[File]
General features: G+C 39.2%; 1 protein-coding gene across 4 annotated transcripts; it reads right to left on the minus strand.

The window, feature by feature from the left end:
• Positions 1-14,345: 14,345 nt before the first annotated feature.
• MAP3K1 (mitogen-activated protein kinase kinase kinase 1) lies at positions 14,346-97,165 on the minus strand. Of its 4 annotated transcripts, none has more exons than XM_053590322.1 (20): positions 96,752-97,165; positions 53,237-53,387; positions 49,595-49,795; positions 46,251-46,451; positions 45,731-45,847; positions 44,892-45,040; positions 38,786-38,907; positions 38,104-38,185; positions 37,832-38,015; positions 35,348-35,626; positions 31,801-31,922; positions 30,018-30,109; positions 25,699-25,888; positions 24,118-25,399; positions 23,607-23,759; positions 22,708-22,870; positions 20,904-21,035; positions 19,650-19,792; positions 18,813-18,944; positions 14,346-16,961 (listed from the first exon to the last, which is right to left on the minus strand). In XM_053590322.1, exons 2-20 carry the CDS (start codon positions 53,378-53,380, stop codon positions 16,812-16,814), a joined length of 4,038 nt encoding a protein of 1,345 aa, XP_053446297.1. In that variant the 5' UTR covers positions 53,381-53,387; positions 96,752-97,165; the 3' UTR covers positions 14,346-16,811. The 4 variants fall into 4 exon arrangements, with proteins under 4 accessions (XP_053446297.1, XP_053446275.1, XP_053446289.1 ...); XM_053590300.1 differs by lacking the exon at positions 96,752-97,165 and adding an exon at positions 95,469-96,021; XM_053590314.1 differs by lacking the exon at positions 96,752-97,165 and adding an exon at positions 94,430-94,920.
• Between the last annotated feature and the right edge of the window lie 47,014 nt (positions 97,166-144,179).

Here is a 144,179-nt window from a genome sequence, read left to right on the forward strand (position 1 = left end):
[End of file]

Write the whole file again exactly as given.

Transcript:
General features: G+C 39.2%; 1 protein-coding gene across 4 annotated transcripts; it reads right to left on the minus strand.

The window, feature by feature from the left end:
• Positions 1-14,345: 14,345 nt before the first annotated feature.
• MAP3K1 (mitogen-activated protein kinase kinase kinase 1) lies at positions 14,346-97,165 on the minus strand. Of its 4 annotated transcripts, none has more exons than XM_053590322.1 (20): positions 96,752-97,165; positions 53,237-53,387; positions 49,595-49,795; positions 46,251-46,451; positions 45,731-45,847; positions 44,892-45,040; positions 38,786-38,907; positions 38,104-38,185; positions 37,832-38,015; positions 35,348-35,626; positions 31,801-31,922; positions 30,018-30,109; positions 25,699-25,888; positions 24,118-25,399; positions 23,607-23,759; positions 22,708-22,870; positions 20,904-21,035; positions 19,650-19,792; positions 18,813-18,944; positions 14,346-16,961 (listed from the first exon to the last, which is right to left on the minus strand). In XM_053590322.1, exons 2-20 carry the CDS (start codon positions 53,378-53,380, stop codon positions 16,812-16,814), a joined length of 4,038 nt encoding a protein of 1,345 aa, XP_053446297.1. In that variant the 5' UTR covers positions 53,381-53,387; positions 96,752-97,165; the 3' UTR covers positions 14,346-16,811. The 4 variants fall into 4 exon arrangements, with proteins under 4 accessions (XP_053446297.1, XP_053446275.1, XP_053446289.1 ...); XM_053590300.1 differs by lacking the exon at positions 96,752-97,165 and adding an exon at positions 95,469-96,021; XM_053590314.1 differs by lacking the exon at positions 96,752-97,165 and adding an exon at positions 94,430-94,920.
• Between the last annotated feature and the right edge of the window lie 47,014 nt (positions 97,166-144,179).

Here is a 144,179-nt window from a genome sequence, read left to right on the forward strand (position 1 = left end):